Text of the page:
In Beverly Jenkins’s Bring On The Blessings, Bernadine Brown isn’t sure what blessings could come of discovering her husband in quite the compromising position with this secretary — or $275 million she received in their divorce settlement. But when she catches wind of an historically black town in Kansas in deep financial trouble, she felt a call to help out. Bernadine purchases the town, which boasts a whopping 52 residents, and begins reconstruction on Henry Adams — which was built itself during Reconstruction following the Civil War.
With the help of the residents like Trent July and Lily Fontaine, Bernadine also develops a plan to help unfortunate children from around the country, and the arrival of the kids in town brings a host of new challenges and rewards. What follows then is a fun ride with a sincere group of characters — and many of them certainly are characters! — toward finding new definitions of love and family.
Bernadine is a very strong-willed, independent and motivated woman — and she’s not looking for a man to come and pull her out of the muck. She has her wealth, her connections and her background in social work, and she knows no one can take that away from her. When she sees a problem, she doesn’t wait around for someone else to fix it — she jumps in with both feet and gets the job done. I love seeing empowered women making a difference! But who doesn’t?
The dialogue is crisp and believable, and I could definitely hear the cadence of the people speaking in Henry Adams. Everyone had a distinct quality to their voice, especially the children, and I felt like I was really standing there with them when they were speaking. When the kids arrive in the novel, the entire pacing changed for me — in a good way. It seemed to give the novel more direction, and it made me feel hopeful that something positive was going to take place.
There was absolutely nothing subtle about Bring On The Blessings: nothing to read between the lines, no foreshadowing. What you see is what you get. This often resulted in “info dumping” — Jenkins drops a paragraph in the middle of a chapter completely outlining a past event, or giving you an entire backstory in two sentences. This was frustrating for me as a reader, and the entire novel felt like a textbook case of “telling and not showing,” which I find difficult to stomach. I tried to put my irritation with that aside while I was reading, but the lack of nuance in any way was tiresome.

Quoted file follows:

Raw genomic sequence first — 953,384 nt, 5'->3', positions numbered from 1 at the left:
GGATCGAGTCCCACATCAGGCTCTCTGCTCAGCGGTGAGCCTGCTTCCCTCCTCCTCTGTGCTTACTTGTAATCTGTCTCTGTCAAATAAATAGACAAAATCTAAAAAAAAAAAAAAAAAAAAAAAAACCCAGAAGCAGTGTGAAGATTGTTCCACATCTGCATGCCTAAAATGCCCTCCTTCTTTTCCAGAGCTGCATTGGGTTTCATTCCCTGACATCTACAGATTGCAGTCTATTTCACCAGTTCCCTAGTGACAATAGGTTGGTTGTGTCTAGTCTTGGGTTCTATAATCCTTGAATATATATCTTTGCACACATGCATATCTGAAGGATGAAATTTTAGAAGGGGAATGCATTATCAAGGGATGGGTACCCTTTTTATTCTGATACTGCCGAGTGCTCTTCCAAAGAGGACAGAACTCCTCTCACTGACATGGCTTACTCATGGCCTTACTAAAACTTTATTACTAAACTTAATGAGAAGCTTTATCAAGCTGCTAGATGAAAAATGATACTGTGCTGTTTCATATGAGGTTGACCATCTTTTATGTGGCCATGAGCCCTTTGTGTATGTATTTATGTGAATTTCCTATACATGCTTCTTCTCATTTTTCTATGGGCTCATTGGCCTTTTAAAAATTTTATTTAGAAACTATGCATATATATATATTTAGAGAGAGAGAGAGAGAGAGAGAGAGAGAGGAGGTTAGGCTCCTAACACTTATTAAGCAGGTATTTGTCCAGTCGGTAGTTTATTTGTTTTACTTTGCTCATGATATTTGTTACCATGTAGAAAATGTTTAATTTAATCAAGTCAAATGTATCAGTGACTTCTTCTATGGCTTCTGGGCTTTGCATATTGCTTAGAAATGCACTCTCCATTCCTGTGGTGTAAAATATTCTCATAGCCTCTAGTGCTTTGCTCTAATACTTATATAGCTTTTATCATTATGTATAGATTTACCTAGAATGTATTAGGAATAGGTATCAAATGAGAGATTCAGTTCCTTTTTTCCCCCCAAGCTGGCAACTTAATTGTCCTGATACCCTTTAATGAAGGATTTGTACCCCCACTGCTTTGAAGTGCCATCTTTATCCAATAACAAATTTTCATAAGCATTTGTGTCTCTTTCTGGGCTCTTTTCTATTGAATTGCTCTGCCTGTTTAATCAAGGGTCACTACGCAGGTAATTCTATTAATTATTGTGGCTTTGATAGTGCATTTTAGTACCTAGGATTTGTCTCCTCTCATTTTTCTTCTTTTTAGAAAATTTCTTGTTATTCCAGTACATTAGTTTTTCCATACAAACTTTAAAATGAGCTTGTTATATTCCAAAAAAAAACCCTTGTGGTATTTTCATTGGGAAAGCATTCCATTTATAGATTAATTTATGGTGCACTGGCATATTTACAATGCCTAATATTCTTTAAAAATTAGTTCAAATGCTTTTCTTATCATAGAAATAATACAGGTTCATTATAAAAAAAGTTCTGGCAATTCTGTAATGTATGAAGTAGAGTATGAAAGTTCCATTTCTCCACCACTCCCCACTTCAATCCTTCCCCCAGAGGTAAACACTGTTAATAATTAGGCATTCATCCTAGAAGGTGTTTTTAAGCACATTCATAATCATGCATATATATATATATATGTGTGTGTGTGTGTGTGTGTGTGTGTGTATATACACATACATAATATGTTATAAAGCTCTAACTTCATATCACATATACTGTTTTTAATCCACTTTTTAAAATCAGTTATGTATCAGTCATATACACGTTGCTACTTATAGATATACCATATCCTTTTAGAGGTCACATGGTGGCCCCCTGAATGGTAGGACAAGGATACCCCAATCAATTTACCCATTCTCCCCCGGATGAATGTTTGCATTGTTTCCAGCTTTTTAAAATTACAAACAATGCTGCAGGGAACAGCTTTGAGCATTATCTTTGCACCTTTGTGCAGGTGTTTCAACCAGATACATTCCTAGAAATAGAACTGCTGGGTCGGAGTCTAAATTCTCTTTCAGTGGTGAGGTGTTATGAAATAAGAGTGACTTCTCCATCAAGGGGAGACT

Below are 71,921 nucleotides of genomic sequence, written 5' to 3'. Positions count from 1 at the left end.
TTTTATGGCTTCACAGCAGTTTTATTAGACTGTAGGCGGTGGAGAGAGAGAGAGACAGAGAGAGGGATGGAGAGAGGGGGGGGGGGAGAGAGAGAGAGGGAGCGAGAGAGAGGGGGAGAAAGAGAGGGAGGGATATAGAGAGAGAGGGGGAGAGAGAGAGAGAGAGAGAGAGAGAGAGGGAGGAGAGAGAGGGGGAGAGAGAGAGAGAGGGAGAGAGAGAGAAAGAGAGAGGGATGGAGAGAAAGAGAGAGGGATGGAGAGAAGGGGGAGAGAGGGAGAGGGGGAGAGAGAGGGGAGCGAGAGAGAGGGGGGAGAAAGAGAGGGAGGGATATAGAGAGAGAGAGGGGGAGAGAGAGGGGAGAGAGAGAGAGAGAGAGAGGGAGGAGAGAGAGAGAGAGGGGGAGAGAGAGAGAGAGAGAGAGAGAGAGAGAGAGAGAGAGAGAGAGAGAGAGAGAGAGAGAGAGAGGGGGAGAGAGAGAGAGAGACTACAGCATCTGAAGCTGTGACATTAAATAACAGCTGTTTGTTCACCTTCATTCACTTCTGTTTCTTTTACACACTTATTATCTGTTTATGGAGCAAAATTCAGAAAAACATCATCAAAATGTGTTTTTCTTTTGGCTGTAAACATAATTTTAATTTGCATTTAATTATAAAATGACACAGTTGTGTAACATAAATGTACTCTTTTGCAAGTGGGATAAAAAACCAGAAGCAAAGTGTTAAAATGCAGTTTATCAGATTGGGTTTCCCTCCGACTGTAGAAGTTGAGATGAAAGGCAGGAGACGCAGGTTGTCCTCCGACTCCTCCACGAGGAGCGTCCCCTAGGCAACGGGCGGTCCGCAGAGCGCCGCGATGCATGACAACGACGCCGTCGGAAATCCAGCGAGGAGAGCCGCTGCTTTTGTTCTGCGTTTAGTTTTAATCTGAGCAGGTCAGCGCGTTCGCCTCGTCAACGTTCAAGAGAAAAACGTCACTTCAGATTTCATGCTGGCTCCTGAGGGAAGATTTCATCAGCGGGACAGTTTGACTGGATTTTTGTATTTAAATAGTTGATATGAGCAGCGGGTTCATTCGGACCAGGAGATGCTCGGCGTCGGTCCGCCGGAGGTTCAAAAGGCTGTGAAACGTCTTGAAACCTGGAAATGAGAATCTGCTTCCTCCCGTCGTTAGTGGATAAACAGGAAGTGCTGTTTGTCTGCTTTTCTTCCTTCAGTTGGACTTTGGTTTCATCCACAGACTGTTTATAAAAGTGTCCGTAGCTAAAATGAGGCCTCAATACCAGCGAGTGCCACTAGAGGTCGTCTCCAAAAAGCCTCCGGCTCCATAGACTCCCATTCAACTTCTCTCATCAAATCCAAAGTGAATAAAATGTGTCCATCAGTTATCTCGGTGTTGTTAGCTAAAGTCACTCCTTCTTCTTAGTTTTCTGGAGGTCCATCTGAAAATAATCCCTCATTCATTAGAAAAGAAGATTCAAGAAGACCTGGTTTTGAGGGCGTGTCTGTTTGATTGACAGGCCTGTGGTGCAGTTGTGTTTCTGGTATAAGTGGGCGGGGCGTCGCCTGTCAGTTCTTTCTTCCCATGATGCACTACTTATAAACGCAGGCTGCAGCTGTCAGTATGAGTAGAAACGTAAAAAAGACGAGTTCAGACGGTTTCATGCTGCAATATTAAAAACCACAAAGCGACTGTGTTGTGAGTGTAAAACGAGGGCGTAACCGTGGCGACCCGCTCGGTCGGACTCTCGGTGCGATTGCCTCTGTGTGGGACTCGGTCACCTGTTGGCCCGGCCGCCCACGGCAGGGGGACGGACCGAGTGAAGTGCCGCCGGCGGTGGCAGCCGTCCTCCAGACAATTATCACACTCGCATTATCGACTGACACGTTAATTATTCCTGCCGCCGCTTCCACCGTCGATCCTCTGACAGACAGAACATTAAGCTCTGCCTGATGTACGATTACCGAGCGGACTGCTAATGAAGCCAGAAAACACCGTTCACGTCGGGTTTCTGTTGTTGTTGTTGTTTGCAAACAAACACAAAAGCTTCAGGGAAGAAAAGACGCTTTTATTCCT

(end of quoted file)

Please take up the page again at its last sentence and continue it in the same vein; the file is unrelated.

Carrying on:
Jenkins also writes in the third person omniscient, so we spend all of our time weaving in and out of the minds of the elaborate cast of characters — and there were many characters. We’re given first names, last names, places of origin, how they’re all related — and I frequently had to pause to try and figure out who these folks were in relation to one another. Because the transitions between viewpoints happened very abruptly, I often felt a mite confused. But it usually only took a few minutes for me to get my bearings.
I also didn’t feel personally connected to anyone but the children: Devon, Amari, Crystal, Zoey and Preston. We get a little of her back stories as we progress through the chapters, and that helped me to piece them together. They also seemed the most realistic as characters, and were the most endearing. With the exceptions of Bernadine, Trent and Lily, they all felt like shells of people to me. I didn’t emotionally connect with what they were going through. I think the problem with info dumping is my main concern there.
Despite those misgivings, I actually did enjoy the story. I thought it was fresh and unique, and I enjoyed meeting Bernadine and the people of Henry Adams. It was nice to spend some time in a state like Kansas — I knew nothing about it, and feel like I know a bit more now! And I enjoyed watching the family dynamics developing between characters. Yes, I did tear up a little bit toward the end — I’m not made of stone! A bit heartwarming, but could have benefited from more focus.
3 out of 5!